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Don’t let corruption damage sport’s promise, says Secretary-General

6 October 2016

Sports leaders need to “get serious” about tackling corruption, or risk undermining social cohesion and health, education and gender equality targets. That was the warning from Commonwealth Secretary-General Patricia Scotland today.

The Secretary-General was speaking before the start of the inaugural Commonwealth Sport Summit, which is held on 6 October alongside the Commonwealth Games Federation’s general assembly, in Edmonton, Canada.

“We need to be alive to the peril as well as to promise of sport,” Secretary-General Scotland said, as she urged sports bodies and professionals to be more proactive in responding to public concerns, such as on good governance, doping, match-fixing and child protection, and to get behind a new Commonwealth Sports Integrity Champions Initiative.

“The impact of sport is most often positive, but can be grievously undermined when issues of governance and integrity are not addressed. Leaders of sport in the Commonwealth have a duty to enhance the positive contribution sport can make towards sustainable development, and must also work proactively to protect the integrity of sport,” she said.

The Commonwealth Sports Integrity Champions Initiative, endorsed at the Commonwealth Sports Ministers Meeting in Rio De Janeiro in August 2016, will mobilise athletes and eminent individuals to advocate for action to protect the integrity of sport, and support Commonwealth leadership in using sport to achieve the United Nations sustainable development goals (SDGs).

Secretary-General Scotland, who is giving a keynote speech to the Sport Summit, congratulated the Commonwealth Games Federation for “positioning sport as a catalyst for sustainable development” and urged sporting organisations to fully embrace its ‘Transformation 2022’ agenda through which the federation will develop into a global sporting movement. She also highlighted work by the Commonwealth Secretariat on supporting governments to use sport as tool to achieve the SDGs, and developing principles for ensuring the integrity of sport.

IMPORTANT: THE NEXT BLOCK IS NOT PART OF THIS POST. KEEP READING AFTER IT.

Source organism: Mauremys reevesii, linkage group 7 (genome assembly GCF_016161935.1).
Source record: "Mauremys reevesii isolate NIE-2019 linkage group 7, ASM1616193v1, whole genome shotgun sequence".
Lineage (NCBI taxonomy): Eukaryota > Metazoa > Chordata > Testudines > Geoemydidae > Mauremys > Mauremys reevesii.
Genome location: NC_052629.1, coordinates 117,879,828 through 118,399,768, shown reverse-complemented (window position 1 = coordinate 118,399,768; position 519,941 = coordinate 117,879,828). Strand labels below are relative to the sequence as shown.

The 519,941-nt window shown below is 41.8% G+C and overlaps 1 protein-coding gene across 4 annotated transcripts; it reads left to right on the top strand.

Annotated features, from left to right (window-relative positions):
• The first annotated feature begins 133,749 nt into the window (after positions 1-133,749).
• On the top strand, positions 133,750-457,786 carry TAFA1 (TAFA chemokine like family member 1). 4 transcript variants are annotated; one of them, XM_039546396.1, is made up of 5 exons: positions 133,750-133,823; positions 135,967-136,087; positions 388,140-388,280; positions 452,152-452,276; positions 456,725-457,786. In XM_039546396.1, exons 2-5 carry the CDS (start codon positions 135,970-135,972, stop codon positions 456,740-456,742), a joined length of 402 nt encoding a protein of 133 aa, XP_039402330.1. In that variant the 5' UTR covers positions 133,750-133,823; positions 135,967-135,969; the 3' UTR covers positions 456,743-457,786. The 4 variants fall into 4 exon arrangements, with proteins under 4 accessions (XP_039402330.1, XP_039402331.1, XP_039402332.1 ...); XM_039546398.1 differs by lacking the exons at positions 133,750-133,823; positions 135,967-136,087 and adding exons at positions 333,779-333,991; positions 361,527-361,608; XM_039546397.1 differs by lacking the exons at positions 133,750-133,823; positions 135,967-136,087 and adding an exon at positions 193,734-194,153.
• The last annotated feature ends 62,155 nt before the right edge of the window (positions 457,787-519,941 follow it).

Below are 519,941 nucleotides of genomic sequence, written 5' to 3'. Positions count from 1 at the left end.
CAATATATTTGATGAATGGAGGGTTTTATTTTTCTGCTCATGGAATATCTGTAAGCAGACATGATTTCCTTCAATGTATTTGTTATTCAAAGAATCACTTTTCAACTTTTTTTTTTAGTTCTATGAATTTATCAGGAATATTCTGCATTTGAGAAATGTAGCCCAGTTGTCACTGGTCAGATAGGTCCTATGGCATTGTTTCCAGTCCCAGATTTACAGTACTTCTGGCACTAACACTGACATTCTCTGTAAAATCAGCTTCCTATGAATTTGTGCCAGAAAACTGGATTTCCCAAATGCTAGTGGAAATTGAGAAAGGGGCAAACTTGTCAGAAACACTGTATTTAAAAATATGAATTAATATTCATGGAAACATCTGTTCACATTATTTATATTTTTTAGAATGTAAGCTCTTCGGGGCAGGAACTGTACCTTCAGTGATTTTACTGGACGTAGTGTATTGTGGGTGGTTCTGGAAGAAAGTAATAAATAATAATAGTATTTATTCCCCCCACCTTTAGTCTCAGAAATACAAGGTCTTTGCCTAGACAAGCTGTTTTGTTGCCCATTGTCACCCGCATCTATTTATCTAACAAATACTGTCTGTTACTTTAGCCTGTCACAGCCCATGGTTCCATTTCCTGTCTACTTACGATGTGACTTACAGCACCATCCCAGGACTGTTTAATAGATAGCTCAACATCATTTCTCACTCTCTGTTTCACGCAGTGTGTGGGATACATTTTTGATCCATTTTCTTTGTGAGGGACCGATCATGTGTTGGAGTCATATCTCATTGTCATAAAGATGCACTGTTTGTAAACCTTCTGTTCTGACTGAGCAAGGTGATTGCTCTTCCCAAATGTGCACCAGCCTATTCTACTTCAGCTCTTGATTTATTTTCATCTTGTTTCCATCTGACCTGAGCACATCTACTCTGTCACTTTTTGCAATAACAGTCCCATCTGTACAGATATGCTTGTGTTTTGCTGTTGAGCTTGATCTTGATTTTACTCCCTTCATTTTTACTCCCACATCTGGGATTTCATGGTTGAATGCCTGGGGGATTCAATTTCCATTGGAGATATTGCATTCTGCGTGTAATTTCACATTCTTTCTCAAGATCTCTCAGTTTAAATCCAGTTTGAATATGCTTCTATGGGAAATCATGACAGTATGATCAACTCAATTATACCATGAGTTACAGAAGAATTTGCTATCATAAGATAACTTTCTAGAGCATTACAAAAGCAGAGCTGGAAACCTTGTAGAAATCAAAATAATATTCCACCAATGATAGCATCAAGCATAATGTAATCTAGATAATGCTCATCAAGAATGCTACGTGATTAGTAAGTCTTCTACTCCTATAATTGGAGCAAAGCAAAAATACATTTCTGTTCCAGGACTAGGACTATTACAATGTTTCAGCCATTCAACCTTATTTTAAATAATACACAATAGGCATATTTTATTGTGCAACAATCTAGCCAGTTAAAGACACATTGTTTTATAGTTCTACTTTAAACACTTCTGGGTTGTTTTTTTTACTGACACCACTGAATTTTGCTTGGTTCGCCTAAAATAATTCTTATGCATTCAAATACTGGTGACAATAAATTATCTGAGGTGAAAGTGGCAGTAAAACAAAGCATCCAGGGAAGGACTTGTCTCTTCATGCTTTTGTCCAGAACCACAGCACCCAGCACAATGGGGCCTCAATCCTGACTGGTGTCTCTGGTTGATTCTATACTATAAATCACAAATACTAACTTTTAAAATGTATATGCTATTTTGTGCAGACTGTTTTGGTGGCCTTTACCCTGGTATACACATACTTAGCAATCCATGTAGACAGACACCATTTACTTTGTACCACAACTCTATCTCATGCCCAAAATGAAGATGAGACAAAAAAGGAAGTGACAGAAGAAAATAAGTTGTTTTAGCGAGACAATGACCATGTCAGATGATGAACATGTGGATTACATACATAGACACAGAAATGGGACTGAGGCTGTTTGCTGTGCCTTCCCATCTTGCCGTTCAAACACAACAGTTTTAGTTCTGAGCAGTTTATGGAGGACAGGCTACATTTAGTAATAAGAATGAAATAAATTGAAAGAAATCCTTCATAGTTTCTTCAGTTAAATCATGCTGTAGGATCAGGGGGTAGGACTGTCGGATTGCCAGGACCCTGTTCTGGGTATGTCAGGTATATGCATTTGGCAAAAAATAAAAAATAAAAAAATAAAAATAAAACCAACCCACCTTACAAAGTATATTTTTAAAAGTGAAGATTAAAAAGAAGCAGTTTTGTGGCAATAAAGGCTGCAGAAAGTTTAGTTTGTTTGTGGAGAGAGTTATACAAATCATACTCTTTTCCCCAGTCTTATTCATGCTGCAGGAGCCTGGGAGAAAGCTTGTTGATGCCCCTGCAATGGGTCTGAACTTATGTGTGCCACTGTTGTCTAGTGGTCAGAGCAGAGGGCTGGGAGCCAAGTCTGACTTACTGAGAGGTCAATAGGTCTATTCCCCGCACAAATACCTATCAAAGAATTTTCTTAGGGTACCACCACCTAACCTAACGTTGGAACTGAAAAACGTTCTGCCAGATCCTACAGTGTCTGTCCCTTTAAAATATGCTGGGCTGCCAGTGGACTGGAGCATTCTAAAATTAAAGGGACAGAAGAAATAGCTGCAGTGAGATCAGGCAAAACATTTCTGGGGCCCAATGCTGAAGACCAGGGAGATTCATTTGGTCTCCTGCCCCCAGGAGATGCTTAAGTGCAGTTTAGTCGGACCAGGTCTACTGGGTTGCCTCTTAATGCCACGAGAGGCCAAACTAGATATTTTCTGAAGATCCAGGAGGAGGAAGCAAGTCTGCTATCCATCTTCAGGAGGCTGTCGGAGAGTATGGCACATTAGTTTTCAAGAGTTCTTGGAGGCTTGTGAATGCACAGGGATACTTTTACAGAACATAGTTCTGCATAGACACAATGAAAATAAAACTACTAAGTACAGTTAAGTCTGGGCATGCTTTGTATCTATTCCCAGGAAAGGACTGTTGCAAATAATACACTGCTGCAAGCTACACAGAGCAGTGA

The Commonwealth Sport Summit follows the launch in June 2016 of the new Commonwealth Hub which brings the Games Federation into a closer partnership and shared headquarters with the Commonwealth Secretariat in London, United Kingdom.

Other speakers at the summit include HRH Prince Edward, Earl of Wessex, Vice-Patron of the Commonwealth Games Federation, Carla Qualtrough, Canada’s Minister for Sport and Persons with a Disability, and Peter Beattie, Chairman of the Gold Coast 2018 Commonwealth Games Corporation.

During the summit, the Commonwealth Secretariat’s Head of Sport for Development and Peace, Ollie Dudfield, spoke on a panel debate on Sport for Development: Best Practices from across the Commonwealth. He emphasised the importance of developing national strategies and action plans to enhance the role of sport and  ensure ‘sport for development’ initiatives address local need and are based on a well-tested methodological approach.

Notes to Editors

At the Commonwealth Sports Ministers Meeting in August 2016, Commonwealth governments endorsed policy proposals put forward by the Commonwealth Advisory Body on Sport (CABOS), a group of independent experts, to protect against threats such as doping, match fixing and other forms of corruption, while introducing safeguards to protect children, promote equality and end discrimination.

The Commonwealth Secretariat advocates for sport to be used as a vehicle for peace and development. We assist member countries to develop policies and frameworks that link sport to outcomes in areas such as health, education, gender equality and social cohesion. Our policy guidance and analysis demonstrates how sport can be utilised to contribute to development outcomes. Recent guidance includes a report on the potential for sport in the 2030 Agenda for Sustainable Development.

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